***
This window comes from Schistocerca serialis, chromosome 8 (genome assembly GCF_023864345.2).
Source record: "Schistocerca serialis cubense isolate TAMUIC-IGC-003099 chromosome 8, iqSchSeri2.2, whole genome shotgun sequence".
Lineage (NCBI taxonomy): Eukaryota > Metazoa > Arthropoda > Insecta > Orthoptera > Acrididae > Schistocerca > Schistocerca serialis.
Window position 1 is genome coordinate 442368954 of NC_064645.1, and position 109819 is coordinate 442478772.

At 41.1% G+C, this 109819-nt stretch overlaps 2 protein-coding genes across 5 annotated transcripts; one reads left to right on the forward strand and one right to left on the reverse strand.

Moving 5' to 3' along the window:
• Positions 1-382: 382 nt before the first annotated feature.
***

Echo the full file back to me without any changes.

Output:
This window comes from Schistocerca serialis, chromosome 8 (genome assembly GCF_023864345.2).
Source record: "Schistocerca serialis cubense isolate TAMUIC-IGC-003099 chromosome 8, iqSchSeri2.2, whole genome shotgun sequence".
Lineage (NCBI taxonomy): Eukaryota > Metazoa > Arthropoda > Insecta > Orthoptera > Acrididae > Schistocerca > Schistocerca serialis.
Window position 1 is genome coordinate 442368954 of NC_064645.1, and position 109819 is coordinate 442478772.

At 41.1% G+C, this 109819-nt stretch overlaps 2 protein-coding genes across 5 annotated transcripts; one reads left to right on the forward strand and one right to left on the reverse strand.

Moving 5' to 3' along the window:
• Positions 1-382: 382 nt before the first annotated feature.